Van Til claims title 'Surveyor Emeritus' in goodbye letter to drainage officials

2013-12-18T19:00:00Z 2013-12-18T22:52:06Z Van Til claims title 'Surveyor Emeritus' in goodbye letter to drainage officialsBill Dolan bill.dolan@nwi.com, (219) 662-5328 nwitimes.com
December 18, 2013 7:00 pm  • 

CROWN POINT | The business of Lake County's flood control is going on for the first time in 21 years without George Van Til at the helm.

The Lake County Drainage Board and its citizen advisory board met Wednesday without taking any official notice of the former surveyor's absence.

Van Til, who resigned Dec. 5 after pleading guilty in federal court to six counts of fraud alleging he assigned political work to his public employees, was there in spirit, however.

His former employees delivered one-page letters from Van Til to the advisory board. In them, Van Til, who gave himself the title of "Surveyor Emeritus," praised the work of 11 advisers representing county property owners with his office.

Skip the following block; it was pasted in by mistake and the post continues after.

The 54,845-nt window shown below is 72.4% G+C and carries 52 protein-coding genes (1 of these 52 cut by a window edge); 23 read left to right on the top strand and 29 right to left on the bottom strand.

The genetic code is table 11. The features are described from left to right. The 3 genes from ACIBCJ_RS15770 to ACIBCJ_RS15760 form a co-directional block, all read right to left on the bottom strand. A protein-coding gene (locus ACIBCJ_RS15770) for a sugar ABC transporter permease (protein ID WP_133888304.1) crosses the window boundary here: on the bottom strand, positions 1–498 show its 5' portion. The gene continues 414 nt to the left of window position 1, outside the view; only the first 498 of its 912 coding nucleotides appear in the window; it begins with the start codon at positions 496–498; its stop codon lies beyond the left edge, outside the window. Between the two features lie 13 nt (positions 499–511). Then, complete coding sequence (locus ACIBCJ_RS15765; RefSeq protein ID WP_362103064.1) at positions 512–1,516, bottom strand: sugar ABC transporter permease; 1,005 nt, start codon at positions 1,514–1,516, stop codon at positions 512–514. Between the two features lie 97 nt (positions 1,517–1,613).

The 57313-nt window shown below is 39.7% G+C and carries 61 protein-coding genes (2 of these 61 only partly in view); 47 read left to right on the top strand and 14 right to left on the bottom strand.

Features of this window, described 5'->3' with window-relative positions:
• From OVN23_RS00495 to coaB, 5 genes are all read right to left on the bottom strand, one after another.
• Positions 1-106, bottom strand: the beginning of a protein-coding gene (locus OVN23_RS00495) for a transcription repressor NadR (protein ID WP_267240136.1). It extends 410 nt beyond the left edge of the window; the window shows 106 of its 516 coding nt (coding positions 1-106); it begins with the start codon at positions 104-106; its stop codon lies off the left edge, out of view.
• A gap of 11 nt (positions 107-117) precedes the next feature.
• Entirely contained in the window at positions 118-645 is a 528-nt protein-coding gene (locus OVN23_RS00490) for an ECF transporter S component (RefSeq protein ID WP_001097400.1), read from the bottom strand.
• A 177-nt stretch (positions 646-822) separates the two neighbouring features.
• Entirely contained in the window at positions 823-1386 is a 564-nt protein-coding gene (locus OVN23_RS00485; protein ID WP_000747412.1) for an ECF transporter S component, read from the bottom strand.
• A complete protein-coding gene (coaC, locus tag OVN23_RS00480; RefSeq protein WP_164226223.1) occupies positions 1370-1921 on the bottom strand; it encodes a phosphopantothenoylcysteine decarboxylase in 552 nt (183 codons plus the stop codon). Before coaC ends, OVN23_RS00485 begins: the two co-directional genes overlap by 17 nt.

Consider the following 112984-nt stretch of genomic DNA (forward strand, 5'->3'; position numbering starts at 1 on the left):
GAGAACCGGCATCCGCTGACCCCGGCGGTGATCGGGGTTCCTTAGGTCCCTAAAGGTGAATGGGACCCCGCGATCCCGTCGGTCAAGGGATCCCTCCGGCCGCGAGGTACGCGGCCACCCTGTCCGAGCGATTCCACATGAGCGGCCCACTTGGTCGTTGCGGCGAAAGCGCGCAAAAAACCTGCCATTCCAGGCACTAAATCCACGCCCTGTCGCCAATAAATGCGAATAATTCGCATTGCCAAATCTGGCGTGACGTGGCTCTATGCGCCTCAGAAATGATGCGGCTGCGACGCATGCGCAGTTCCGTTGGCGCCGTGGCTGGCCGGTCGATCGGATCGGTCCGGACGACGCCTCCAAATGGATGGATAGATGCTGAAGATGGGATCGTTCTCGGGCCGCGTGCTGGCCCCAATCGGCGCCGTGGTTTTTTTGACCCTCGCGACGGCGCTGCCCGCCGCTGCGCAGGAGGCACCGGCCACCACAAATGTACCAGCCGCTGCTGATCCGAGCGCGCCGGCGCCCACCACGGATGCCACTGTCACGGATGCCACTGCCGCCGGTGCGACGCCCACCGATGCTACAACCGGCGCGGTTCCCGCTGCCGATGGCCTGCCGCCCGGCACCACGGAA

"For me it is so strange and sad, but I hope to visit with you in the future. ... I am sorry that my actions outside of our stormwater drainage improvement efforts made it necessary for me to leave," he wrote.

Gregory Sanchez, who has been second-in-command of the surveyor's office for 17 months, took Van Til's accustomed seat at the front table, where surveyor's staff members advise board members of work planned, underway and completed on the county's 600 miles of drainage ditches.

Sanchez asked for and received permission to do emergency work on a collapsing drainage pipe that was causing a sinkhole on Kennedy Avenue in Schererville and to repair collapsing banks on the Brown Levee in Eagle Creek Township, southeast of Lowell.

Sanchez talked about future work he hoped to oversee if selected Jan. 4 by a caucus of Democratic precinct committeeman at the Hammond Civic Center to complete the remaining three years of Van Til's current term.

No sentencing date for Van Til has been scheduled.

John Garcia, owner of Garcia Consulting Engineers in Hammond, and Bill Emerson Jr., a Merrillville attorney and civil engineer, also have announced their interest in the job.

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